Dr. Matthew X. Joseph – Follow on Twitter @MatthewXJoseph
As ASCD “Empower18” kicked off in Boston on Friday, March 23 I knew the four days were going to be “wicked awesome”—I mean, come on!—it’s Boston. But somehow, the event toped even my highest expectations.
I was motivated to be both a learner and a leader at this year’s ASCD conference. In his keynote, Manny Scott said, “Be a student for your students,” so I prided myself on learning outside of my comfort zone as well as chances to learn within it. I became an active learner and I wanted to maximize every opportunity during this event.
There were so many sessions that matched various interests. My two must-haves: #CultureEd Panel and Unleashing Teacher-Led Innovation in Schools: Practical Tools That Have Real Impact. The common themes were taking risks in teaching and learning and letting your students’ creativity and discovery learning take center stage.
Learning from others
A few other impactful learning sessions included:
Some of the other highlights for me were listening to Carol Ann Tomlinson talking about differentiation, Todd Whitaker on school culture, and Steven Anderson digging deep about technology. The “whole child” theme was the foundation of all the learning at “Empower18.” ASCD is dedicated to excellence in learning, teaching, and leading so that every child is healthy, safe, engaged, supported, and challenged. We heard the following two statements and observed them in practice many times in sessions, learning labs, poster presentations, and the keynote:
But how? This is where we as learners take the knowledge, skills, strategies, and experiences from ASCD and put it into our own work. As a district and edtech leader, here are some of the themes from ASCD “Empower18” that resonated most for me. I will use them to motivate my work and inspire others to be the best we can be for our students.
It all starts with relationships.
Education can feel lonely at times. During Dr. Jill Biden’s keynote, she emphasized the fact that the challenges of working in a profession as important as education require us to find our “people”—the colleagues who will push us to do better, be better, and want better for those we serve as well as for ourselves. General Powell shared a story about leadership and ensuring his soldiers were respected and cared for. All of this is built through trust and relationships.
Challenge yourself to be the best you can be.
Dr. Biden shared that learners and leaders view challenge as an opportunity that needs to be dusted off and polished. Her remarks about challenge, opportunity, and gifts made me realize that we need to continually challenge ourselves to find new (or renewed) motivation. Push the boundaries of your comfort zone! Allow yourself to become more innovative, experimental, and inventive. When you expand your thinking, you also increase opportunities to share this knowledge with your colleagues and schools.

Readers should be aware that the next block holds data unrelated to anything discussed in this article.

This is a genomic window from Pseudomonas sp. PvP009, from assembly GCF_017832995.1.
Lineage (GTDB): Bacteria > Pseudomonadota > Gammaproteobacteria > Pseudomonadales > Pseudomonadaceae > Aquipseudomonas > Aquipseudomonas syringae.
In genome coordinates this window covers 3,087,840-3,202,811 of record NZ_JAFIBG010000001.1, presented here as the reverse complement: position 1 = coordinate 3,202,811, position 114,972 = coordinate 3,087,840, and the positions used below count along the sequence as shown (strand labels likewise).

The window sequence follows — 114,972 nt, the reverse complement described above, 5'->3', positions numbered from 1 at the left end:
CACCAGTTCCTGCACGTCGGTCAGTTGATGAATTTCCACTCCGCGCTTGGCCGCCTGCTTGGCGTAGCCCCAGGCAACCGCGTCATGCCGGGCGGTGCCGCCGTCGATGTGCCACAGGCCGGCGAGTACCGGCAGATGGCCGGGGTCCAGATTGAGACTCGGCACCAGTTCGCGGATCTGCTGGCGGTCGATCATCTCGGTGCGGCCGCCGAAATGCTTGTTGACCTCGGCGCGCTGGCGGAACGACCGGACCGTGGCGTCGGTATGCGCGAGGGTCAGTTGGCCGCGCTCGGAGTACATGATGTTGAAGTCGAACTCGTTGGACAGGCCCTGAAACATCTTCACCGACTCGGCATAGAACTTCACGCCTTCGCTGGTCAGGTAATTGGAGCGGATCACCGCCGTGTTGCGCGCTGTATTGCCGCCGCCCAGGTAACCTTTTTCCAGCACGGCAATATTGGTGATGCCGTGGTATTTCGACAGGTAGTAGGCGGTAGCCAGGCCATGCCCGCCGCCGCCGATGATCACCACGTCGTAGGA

Tell your district/school’s story.
Branding your learning culture is everyone’s job. Encourage all stakeholders to share positive and public praise for the incredible things happening in your district. Use newsletters, social media, and face-to-face events to spread the positive messages about kids and initiatives. Don’t be afraid to tell your school’s story—if you don’t, someone else will. Create a unique hashtag for social media for your school and be transparent with all the excellence happening. I saw many districts wearing spirit gear that shouted school pride.
Be flexible with learning spaces.
I attended many sessions expressing that students learn best when their physical space matches their mental space. ASCD modeled this thinking with EdCamp and Learning Labs sessions that were designed to allow participants to lead and learn for most the session time. Participants had active involvement in the activities through discovery learning. Take this model of instruction and think about your school or classroom. Students want more than the “sit and get”—they want to be actively involved in their learning.
Create ongoing projects.
With flexible learning spaces as a foundational message, leaders were also encouraged to promote projects, not just lessons. The key to projects is to provide plenty of real-world choices that enable students to demonstrate what they are learning. Many stand-alone objectives or state standards can be met in one well-crafted project that allows students to decide what the final product looks like. Ongoing projects stimulate collaboration, the environment upon which the student-centered classroom is built.
In today’s digital world, it doesn’t matter if your district is one-to-one or working toward increasing learning tools because students have devices in the palms of their hands. Students will be more engaged in any project if they can use tools for presenting, curating, and sharing information.
ASCD “Empower18” inspired me to get better. Listening to Manny Scott talk about how relationships form the base for helping all learners succeed helped to solidify that we all do great work individually, but we do greater work when we rely on others and when they rely on us. I will close with the words of General Colin Powell. He stated, “I can’t change the past. So, I don’t talk about it. The only thing I can change in the years I have left is the future. And that’s why we must focus on the children.”
I am challenging all leaders out there to read these themes (or take what you learned in person) and change your learning landscape to support the whole child.